How Many People Die Of Heart Disease Each Year latest 2023

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The Heart Disease Tragedy

We hear a lot about heart disease and other problems with the cardiovascular system. It’s a problem that scientists and medical professionals have faced for many decades. We can be forgiven for thinking that with all the attention it has received and all the money that has been spent trying to find treatments and cures, the problem would have been solved and that the number of people dying problems of the cardiovascular system have decreased. This does not seem to be the case. I find the following information alarming.

Piscatella and Franklin (2003) estimate that cardiovascular disease affects 100 million Americans (about half the population). A person in the United States dies of cardiovascular disease every 34 seconds. This means that at 7 a.m. on any day of the week, 741 people have already died from cardiovascular diseases, at noon this figure has risen to 1,271 and by the end of the day, 2,488 have died. . Let’s put it another way. The American probability of contracting AIDS is 1 in 1,000,000. The risk of being murdered is 1 in 10,000. However, the risk of dying from cardiovascular disease is 1 in 2.

We often thought it was a man’s problem. However, there are almost as many women as men with heart problems and it is the leading cause of death among American women. More than 250,000 women die each year from heart disease, more than the following 14 causes of death added together. More women than men die of heart disease every year. Twice as many women die each year from cardiovascular disease than from all forms of cancer combined.

Heart Disease Questions Answered

What is a heart attack?

A heart attack – also called a myocardial infarction (MI) or coronary (coronary) occlusion occurs when blood flow to part of the heart muscle is blocked. It is caused by a blockage of the coronary artery, or more commonly one of its sub-branches. It usually results from the movement of an unstable plaque on the arterial wall, a blood clot, or a spasm that seals off the artery. The section of heart muscle that is devoid of blood supply eventually dies, producing permanent damage to the heart muscle tissue, which makes up most of the organ.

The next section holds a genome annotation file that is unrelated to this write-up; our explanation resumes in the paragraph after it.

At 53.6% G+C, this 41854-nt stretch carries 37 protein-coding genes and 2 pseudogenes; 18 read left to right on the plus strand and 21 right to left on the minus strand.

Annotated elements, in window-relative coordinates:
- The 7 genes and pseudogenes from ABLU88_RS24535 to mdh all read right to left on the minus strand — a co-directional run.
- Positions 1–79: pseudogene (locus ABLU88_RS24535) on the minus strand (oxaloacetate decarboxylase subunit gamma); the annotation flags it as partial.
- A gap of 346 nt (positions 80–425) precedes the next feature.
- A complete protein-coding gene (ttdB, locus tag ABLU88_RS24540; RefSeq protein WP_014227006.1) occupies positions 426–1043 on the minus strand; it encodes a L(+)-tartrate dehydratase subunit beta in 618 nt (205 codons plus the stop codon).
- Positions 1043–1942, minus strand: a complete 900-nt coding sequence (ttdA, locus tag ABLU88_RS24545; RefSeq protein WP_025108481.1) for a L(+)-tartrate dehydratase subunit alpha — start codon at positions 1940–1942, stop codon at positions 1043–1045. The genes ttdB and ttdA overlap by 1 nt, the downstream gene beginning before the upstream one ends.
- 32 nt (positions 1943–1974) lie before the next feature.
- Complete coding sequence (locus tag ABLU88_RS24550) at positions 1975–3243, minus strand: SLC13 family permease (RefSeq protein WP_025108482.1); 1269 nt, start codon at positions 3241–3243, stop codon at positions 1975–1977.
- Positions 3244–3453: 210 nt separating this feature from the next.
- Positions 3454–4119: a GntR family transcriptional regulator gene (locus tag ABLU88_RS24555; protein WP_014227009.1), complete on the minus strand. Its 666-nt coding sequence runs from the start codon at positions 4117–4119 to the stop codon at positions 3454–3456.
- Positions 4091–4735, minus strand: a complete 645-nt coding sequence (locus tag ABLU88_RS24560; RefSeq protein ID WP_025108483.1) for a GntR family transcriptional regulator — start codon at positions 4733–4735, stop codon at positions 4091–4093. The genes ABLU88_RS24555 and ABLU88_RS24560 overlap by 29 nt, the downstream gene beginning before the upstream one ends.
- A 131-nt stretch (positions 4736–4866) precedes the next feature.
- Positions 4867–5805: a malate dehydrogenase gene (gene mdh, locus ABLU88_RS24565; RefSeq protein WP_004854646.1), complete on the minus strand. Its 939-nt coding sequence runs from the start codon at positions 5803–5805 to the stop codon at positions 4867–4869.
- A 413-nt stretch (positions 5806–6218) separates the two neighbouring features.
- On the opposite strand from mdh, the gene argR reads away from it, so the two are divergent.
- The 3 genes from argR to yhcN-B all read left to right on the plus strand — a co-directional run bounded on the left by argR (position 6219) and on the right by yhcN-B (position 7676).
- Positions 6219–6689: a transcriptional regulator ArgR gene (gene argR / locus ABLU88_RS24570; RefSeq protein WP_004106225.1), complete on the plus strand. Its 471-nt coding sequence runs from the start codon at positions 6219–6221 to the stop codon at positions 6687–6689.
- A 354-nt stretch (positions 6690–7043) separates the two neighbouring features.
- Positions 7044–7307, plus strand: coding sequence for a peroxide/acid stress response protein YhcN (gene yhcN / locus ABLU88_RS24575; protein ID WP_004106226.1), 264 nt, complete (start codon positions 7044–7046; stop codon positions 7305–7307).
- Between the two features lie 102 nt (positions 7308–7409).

What does a heart attack look like?

The most common symptom is pain or pressure or a feeling of fullness in the chest that lasts two minutes or more. Men sometimes say they feel like they have a vice gripping their chests or an elephant sitting on their chests. Women generally experience milder pain. The pain or sensation may (or may not) also be in the shoulders, neck, jaw, back, arms, or abdomen. Men tend to have more acute pain than women and just as often in the arms and shoulders. Dizziness, sweating, nausea, and shortness of breath may also occur.

If you have ever run very hard without proper training, you will have felt the pain in your muscles caused by the lack of oxygen during the time you forced them to work. Well, your heart muscle always has to work for you to live, so when part of it is suddenly deprived of oxygen, the pain can be extreme, leading to loss of consciousness.

When are heart attacks most likely to happen?

Men can show the first signs of heart disease between the ages of 35 and 40. The condition generally does not affect women between the ages of 45 and 64.

There are differences in the time of day and time of week when heart attacks are most likely to occur. Between 6 a.m. and noon is the riskiest time of day – possibly due to increased hormone levels, blood pressure and stiff arteries in the morning. More heart attacks occur on Monday than any other day of the week – sometimes called “blue Monday”. It is believed that the stress of the work environment – especially after a period of relaxation may be the cause.

What is angina?

There are often no warning symptoms in the early stages of heart disease. However, as the arteries that supply blood and oxygen to the heart muscle (the coronary arteries) gradually narrow, many people suffer from angina or angina pectoris – “chest pain”. The heart muscle itself is not getting enough oxygen for its current level of workload, as are the legs of the untrained runner mentioned above.